Wednesday, January 21, 2015


The problems have to be solved over and over again are entirely the results of an inability of the mix-skilled to plan and organize,  to go about solving problems with rigor and making sure that the methods are repeatable,  the results are sustainable and the decision making process is  accountable. Solutions would often end up compromised due to the same disparity in skill and mindset. And that by solving the many variations of these problems, where does it lead one to?

Sunday, January 18, 2015

Tuesday, January 13, 2015

January 13, 2015

Can't recall exactly the last time that I was so sick that I couldn't get out of bed. It must have been back in China when I was a kid. I got so ill in the middle of the night that my grand parents had to carry me to the hospital. I woke up the next day with an IV drip. Few days later my teacher and the whole class visited. Memories, miss them. Sickness, not so much. Unfortunately getting sick as a kid is how I often found myself.

After coming to the U.S., I hardly get sick at all. I still remember the shock the first time I got a mild cold in the U.S. It was a few years after I settled in. I thought to myself at the time that with the built up immune system from my childhood, minor sickness should be impossible in this cleaner environment. Still, the count slowly went up over the years. I manage to keep track with my hands of all those times that I got sick since I came here, but I may soon have to start using my toes.

Sunday, January 04, 2015


Some overdue posts.


"Technology itself does not dictate the outcomes. Economic and political institutions do."

"The major part of [the] book... was devoted to descriptions of the economic and social institutions that enable some countries to operate near the technological frontier. The failure to establish such institutions, or to operate them effectively, condemns most of the world to levels of productivity and living standards far below what is possible with existing knowledge and techniques."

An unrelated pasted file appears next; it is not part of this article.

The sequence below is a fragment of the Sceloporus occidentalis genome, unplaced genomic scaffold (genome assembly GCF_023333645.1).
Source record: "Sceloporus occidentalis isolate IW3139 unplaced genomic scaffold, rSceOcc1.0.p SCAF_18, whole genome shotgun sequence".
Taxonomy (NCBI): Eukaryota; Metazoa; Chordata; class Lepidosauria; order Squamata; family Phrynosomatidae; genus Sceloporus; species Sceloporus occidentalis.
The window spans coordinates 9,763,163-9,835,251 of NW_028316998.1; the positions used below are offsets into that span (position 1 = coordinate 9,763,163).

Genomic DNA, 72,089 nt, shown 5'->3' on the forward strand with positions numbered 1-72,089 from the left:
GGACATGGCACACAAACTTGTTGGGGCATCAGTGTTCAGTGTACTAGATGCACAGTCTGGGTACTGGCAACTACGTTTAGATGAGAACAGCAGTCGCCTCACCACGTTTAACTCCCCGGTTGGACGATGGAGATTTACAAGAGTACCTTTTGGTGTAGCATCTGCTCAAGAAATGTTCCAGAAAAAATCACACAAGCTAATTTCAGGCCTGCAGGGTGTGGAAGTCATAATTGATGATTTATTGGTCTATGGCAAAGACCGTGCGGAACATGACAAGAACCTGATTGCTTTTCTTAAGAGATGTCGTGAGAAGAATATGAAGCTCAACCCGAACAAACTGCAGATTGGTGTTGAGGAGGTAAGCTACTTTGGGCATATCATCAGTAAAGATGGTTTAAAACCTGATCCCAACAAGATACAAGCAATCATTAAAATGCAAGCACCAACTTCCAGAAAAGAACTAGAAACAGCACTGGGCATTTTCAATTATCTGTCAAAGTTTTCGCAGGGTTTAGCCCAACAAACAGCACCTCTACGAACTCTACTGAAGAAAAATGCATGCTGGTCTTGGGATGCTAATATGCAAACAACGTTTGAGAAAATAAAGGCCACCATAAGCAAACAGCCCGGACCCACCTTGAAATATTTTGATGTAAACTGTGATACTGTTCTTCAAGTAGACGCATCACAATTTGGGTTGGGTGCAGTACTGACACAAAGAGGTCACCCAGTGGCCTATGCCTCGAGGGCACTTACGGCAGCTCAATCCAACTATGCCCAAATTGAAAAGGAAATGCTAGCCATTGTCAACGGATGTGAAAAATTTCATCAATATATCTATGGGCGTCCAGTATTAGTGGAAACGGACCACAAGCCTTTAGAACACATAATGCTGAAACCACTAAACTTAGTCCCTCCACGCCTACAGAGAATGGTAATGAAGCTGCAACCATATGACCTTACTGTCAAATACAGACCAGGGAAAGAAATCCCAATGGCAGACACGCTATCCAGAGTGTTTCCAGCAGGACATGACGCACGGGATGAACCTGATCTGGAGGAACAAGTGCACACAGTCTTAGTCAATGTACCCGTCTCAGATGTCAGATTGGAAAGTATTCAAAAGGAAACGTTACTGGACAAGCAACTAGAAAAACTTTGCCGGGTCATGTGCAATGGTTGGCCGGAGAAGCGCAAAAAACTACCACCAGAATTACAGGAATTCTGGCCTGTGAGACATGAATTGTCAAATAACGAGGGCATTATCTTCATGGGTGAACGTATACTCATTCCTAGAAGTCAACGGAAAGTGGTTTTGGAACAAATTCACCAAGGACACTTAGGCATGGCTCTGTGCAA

Monday, December 15, 2014

Those formidable bank robbers

"The Calabrian family gangs (again the meaningless journalistic term ’Ndrangheta blurs their diversity) who delivered the cocaine northwards were and are incapable of coping with the reverse flow of used euros, zlotys and rubles. Their first need was to pay the Colombian suppliers, who refused to accept cash because it was no good for investing in Miami real estate or local hotels and restaurants. The Calabrians needed real money: not bundles of paper but deposits in bank accounts that could be wired to the Colombians. Their second need was to have their own laundered money, to invest in property: Umbria became a particular favourite, as did the high streets of major cities. Ignorant of foreign languages, unfamiliar with international banking practices, the semi-literate Calabrians could supply cocaine to distributors but turned to the Sicilians to launder their profits. With a century of experience in the export trade and the fluent English of educated men, the Sicilians organised the system – still operating today – that sends banknotes from Calabria to Beirut, Dubai, Kaliningrad and other places where money-changers will accept vast sums in many currencies, paying for them with personal cheques that can be deposited in local banks. Funds can then be wired to commercial accounts in Western Europe, perhaps by way of an additional passage (Cyprus was a favoured way until the Sicilians were scared away by those formidable bank robbers the European Commission and the ECB)."

The Honoured Society